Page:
The times are changing, the face of homophobia is changing, queer culture has changed so rapidly that it seems we hardly know who each other is, we hardly know what it is we share and where in the hell we can have interesting and generative conversations with one another. We’re good at pointing out each other’s inconsistencies and hypocrisies, good at drilling down on our own identities and, especially the younger set, really good at finding each other online, but how else are we communicating with each other? What do we count on each other for? Expect from each other? What kind of help can we give each other? How do we show queer love and support across the board, to all the beautiful letters of the ever-expanding alphabet, in all walks of life and at all ages?

Answers to those questions seem heart-breakingly elusive at the present moment. Speaking with youth and individual queers around town, hearing about their daily compromises, losses, isolation, and challenges, usually directly related to homophobia and heterosexism, I often find myself wondering what the next iteration of queer community will be, sans places like the Paradise and sans the secret handshakes.

Visibility is an answer, of course it is, but what does that mean, exactly? I can remember when queer publications celebrated any representation of queerness, even if the queer character was a villain or a ludicrous, insulting stereotype. We spend so much time fighting for honest representation in popular culture, as if that’s the only place that matters. It matters, of course, but there’s a huge difference between seeing yourself (sort of) reflected in an ad for hard liquor and feeling a visceral connection to a little girl singing, “Ring of Keys”. That little girl – both the character and the artist who birthed her — experienced the incredible gift of an adult queer walking into her actual life. If we are lucky, something comparable happened in our lives, and we were blessed and healed by the experience. Seeing some semblance of queer on tv can also be powerful – I was just listening to the Butchies song where there’s mention of Ellen coming out, which is something none of us around then will ever forget – but it isn’t real in the way a human being you meet or even just glimpse is real. It isn’t real in the way a teacher, family friend, neighbor, or other member of the place where you live is real. It isn’t real in the way living, breathing, complicated and visible real-live queers are real.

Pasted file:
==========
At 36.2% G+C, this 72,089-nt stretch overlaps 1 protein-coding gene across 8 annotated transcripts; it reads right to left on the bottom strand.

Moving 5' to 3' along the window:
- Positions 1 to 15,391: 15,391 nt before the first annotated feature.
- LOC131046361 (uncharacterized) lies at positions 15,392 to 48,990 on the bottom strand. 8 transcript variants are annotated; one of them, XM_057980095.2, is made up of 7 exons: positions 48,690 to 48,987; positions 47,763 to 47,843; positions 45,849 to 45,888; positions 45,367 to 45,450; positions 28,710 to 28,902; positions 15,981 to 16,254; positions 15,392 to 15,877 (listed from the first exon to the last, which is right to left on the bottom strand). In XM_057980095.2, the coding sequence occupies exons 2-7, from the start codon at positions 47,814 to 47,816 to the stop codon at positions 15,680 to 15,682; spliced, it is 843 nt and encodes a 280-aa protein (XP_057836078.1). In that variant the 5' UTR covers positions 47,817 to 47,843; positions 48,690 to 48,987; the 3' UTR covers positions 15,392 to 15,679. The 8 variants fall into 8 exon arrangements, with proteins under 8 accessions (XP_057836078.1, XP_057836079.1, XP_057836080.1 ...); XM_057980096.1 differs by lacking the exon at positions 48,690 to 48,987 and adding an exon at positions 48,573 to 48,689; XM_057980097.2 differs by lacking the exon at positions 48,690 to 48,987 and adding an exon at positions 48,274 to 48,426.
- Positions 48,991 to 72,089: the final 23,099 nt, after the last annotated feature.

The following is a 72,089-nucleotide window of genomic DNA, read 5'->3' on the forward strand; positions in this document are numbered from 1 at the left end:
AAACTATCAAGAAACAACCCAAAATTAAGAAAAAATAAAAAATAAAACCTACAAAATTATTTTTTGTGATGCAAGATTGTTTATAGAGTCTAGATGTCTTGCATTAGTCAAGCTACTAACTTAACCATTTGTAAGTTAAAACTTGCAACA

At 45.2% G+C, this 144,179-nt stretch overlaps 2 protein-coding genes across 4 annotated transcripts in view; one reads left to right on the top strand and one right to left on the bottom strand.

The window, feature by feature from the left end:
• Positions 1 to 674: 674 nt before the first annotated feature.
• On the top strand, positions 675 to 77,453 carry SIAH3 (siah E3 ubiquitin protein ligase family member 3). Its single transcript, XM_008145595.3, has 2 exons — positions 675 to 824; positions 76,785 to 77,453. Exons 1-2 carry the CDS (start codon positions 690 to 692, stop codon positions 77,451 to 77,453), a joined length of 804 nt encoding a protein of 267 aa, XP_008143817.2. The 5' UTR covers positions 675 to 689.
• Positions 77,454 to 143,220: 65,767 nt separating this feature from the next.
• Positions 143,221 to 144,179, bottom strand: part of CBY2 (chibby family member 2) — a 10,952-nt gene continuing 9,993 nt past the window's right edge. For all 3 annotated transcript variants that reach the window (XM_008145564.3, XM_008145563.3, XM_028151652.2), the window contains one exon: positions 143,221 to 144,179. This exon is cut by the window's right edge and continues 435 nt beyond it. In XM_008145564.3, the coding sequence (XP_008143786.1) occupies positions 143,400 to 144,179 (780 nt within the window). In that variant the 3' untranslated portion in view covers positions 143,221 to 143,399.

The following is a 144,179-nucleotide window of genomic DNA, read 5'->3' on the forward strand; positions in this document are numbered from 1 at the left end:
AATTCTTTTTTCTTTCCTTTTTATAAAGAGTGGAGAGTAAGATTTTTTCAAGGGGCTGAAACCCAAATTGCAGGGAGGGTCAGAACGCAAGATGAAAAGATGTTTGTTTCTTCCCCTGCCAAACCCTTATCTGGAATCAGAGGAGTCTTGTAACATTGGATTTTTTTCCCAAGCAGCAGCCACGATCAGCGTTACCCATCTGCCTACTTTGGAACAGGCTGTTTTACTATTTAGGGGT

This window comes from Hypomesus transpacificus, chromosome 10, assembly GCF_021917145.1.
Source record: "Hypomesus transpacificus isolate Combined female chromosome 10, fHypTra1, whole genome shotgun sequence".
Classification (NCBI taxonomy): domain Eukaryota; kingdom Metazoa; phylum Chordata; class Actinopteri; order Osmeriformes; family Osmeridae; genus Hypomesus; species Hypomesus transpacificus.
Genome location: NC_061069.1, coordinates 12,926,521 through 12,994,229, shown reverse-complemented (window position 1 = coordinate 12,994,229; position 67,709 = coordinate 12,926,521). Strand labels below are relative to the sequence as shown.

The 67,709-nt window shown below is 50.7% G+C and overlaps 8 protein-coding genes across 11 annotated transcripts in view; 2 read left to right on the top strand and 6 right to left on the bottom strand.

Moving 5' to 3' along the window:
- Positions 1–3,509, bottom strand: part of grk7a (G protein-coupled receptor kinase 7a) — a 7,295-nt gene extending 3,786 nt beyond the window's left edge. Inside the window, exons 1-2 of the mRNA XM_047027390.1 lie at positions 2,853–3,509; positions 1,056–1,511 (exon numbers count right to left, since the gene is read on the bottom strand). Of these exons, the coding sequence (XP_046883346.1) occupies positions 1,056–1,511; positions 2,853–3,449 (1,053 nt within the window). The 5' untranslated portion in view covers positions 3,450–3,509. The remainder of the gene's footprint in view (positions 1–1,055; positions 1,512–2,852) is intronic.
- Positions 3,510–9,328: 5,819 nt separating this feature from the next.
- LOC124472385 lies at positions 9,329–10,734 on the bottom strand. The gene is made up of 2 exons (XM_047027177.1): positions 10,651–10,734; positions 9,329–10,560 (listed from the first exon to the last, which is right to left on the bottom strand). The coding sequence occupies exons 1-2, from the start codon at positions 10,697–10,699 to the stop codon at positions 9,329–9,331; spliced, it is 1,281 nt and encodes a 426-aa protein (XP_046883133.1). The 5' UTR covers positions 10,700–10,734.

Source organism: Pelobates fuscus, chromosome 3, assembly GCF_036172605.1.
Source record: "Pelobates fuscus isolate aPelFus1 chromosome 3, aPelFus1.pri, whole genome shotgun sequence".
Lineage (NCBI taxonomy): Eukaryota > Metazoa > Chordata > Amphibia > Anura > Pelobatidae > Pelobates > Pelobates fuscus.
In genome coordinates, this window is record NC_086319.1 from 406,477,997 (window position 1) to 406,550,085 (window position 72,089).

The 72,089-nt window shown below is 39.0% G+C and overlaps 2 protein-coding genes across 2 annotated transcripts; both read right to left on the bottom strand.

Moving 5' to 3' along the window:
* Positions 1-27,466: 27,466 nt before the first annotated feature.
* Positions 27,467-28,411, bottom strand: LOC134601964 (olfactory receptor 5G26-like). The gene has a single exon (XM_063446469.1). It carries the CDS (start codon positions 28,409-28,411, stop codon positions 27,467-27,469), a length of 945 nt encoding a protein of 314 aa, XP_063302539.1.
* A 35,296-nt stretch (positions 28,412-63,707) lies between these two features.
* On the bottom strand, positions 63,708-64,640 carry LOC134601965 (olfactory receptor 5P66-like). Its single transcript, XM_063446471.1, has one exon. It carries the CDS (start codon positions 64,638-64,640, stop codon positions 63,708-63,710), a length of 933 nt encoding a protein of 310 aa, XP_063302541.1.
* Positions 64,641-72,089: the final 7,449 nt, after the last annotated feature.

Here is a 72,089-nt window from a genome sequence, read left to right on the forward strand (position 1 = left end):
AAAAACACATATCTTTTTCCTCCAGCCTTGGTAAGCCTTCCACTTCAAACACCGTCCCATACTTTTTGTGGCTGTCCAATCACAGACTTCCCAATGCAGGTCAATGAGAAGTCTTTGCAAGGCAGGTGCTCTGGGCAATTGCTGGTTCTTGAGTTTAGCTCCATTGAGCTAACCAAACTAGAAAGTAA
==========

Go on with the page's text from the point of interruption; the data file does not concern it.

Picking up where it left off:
On the cover of the latest  Advocate, one of the last standing queer publications, we see a sweet photograph of a group of young queers, illustrating the story, “The Kids Are All Right: 20 Years After Mathew Shepard’s Death, Today’s LGBTQ Youth are Living in a Very Different World”. Glaringly lacking is any representation of female masculinity. The lesbians (a couple) and the trans woman are very girly in the “traditional” sense of the word. I would be lying if I said this doesn’t upset me, but for the first time, I thought to turn my energy elsewhere. Rather than trying to kick ass by challenging the rapid and uncaring barrage of information, that information that is everywhere and nowhere, I am dedicating myself even more to my own queer art. Art is timeless and deep and meaningful in ways the artist sometimes doesn’t even understand herself. Art connects and teaches and sends out love, a steady heartbeat. You can come back to art again and again, finding new meaning, new inspiration. Art changes as you change. Art is always there for you.

As much organizing and activism I’ve done for the queer community, as proud of that as I am, I’m beginning to understand that, for me, the most radical and lasting gift I can offer up is my queer femme art. That to ignore that call – louder every minute — is to capitulate to the confusion and rage stirred up by constantly reacting.

Dear femme sisters, what are your gifts? How do you embrace them? How do you love them and nurture them?

Our gifts are unique. Sacred. Beautiful and varied. Each of you, my darlings, my miracles, each of you manifests your queer femme gifts like the goddesses you are. Each of you blesses the world.

This is how we carry queer community into the now.

Every Monday, I offer a Meditation for Queer Femmes in the spirit of my maternal grandmother, Mimi, who was fabulous, kind, and wise and from whom I inherited her Meditations for Women.

At the Total Femme, my intention is to post three times a week: Meditations for Queer Femmes on Monday, Pingy-Dingy Wednesday on Wednesday and Femme Friday on Friday. Rather than play catch-up in a stressful fashion on those weeks when life prevents posting, I have decided to just move gaily forward: if I miss a Monday, the next post will be on Wednesday, and so on. Thank you, little bottle of antibiotics for inspiring me in this! (“…if it’s almost time for the next dose, skip the missed dose and continue your regular dosing schedule. Don’t take a double dose to make up for a missed one.”)

 

 

 

 

 

 

Femme (Book) Friday – I Still Believe Anita Hill and Emma’s Revolution

You know how people often say, “Unless you’ve been living under a rock, you know about [exciting news here]? Well, I am an under-rock dweller, I like it here, it gives me time to read and write and sing and basically chill out. However, things do get in my peripheral vision, of course, thus this Femme Friday’s book recommendation. Also, a song by some indefatigable power dykes.

I Still Believe Anita Hill: Three Generations Discuss the Legacies of Speaking Truth to Power, edited by Amy Richards and Cynthia Greenberg, The Feminist Press, NY, 2013.

This book is soul saving. The contributors have names I knew and names I didn’t know, and the depth and breadth of their observations and wisdom are both shattering and uplifting. I just love this book! Here are a few tasty morsels to entice you: